Remoteness and Loneliness in Wuthering Heights by Emily Bronte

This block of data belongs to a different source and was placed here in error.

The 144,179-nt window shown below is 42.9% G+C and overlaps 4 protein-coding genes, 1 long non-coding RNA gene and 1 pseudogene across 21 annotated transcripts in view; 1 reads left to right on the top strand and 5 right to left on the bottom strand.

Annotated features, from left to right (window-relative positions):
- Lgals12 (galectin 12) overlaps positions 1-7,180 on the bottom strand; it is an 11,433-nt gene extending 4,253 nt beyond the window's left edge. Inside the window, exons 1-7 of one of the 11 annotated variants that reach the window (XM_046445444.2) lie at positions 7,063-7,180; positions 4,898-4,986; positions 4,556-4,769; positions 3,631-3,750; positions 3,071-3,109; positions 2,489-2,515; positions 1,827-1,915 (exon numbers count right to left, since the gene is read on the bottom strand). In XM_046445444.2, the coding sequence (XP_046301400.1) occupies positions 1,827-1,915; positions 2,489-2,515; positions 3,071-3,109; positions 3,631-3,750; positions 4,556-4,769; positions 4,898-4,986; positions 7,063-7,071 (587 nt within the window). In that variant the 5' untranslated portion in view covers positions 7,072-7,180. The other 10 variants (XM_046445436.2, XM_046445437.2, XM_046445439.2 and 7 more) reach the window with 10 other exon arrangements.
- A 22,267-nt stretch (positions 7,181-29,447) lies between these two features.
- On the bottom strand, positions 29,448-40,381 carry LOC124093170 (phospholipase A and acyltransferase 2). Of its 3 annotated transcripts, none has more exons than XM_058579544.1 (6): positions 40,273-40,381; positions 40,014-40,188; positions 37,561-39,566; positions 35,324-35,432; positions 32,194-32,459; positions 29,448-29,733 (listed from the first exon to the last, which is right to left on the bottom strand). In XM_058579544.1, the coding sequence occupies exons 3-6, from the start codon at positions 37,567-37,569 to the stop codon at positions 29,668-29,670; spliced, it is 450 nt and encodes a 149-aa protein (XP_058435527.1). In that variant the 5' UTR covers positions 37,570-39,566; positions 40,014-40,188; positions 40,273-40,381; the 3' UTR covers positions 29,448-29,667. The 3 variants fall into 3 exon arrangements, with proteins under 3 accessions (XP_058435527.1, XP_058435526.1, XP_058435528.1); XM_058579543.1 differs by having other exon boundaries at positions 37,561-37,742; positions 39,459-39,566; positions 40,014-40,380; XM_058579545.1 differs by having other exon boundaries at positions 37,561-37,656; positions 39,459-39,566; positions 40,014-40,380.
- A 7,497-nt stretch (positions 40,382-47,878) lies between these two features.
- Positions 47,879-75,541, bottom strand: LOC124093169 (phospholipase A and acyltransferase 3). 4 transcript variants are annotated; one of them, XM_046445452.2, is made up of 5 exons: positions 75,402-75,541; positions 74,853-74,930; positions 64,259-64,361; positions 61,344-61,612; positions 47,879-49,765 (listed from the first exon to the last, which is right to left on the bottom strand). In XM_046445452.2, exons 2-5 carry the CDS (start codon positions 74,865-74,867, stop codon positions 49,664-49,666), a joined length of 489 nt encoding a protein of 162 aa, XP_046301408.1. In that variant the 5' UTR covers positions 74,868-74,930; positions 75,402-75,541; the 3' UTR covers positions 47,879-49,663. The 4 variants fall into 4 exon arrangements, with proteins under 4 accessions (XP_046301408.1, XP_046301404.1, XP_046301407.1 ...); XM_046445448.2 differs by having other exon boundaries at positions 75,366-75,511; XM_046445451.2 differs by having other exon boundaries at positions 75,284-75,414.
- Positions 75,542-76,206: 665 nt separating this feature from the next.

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Remoteness and Loneliness in Wuthering Heights by Emily Bronte Emily Bronte loved nature and spent most of her childhood on the remote Yorkshire Moors near her home in Haworth. Emily found that the Moors were a place of peace and sanctuary where she could retreat to relax and follow one of her most favourite past times, which was writing. However she knew that in a matter of seconds the Moors could change into a wild and savage wilderness. Emily chose this ever-changing setting for her only novel "Wuthering Heights". "Wuthering Heights" tells the tale of two families living in and around the bleak Yorkshire Moors near a small village, very similar to Haworth, called Gimmerton. This setting mirrors the personalities of the savage and brutal characters. These characters live in a remote and weather ravaged working farmhouse called Wuthering Heights. Wuthering Heights acquired it's name due to the, "atmospheric tumult to which its station is exposed in stormy weather" The inhabitants of Wuthering Heights need to be tough to survive and only those characters born in Wuthering Heights are able to survive within it. When Hindley returns from University with his wife Frances she dies rather quickly as she cannot survive the savage weather conditions. We do not expect Hindley to die but as he has been away from Wuthering Heights for so long he also cannot survive. However there are other reasons for his death. When Heathcliff returns from his absence he stays with Hindley, and gets his long awaited revenge by slowly luring Hindley into gambling and alcoholism. This is the main cause of his death. If Wuthering Heights was not set in such an isolated place Heathcliff would not have been able to torture and... ... middle of paper ... ...alanced and would not have been as successful with Victorian audiences. Imagery using nature was not seen or heard of very much in large industrial cities such as London or Liverpool so a novel set in the remote Yorkshire Moors was inevitably going to be interesting for the inhabitants of the city to read. "Wuthering Heights" would be neither realistic nor interesting and would not have the excitement that it is famous for without it‘s setting. It would become boring and average and would not have made such an impact with its new ideas and scandals such as Catherine falling in love with her adoptive brother Heathcliff. However perhaps with a less savage and remote setting the characters would have been happier and most importantly the tragic yet futile love of Catherine and Heathcliff could have continued not only in their deaths but also in their lives.

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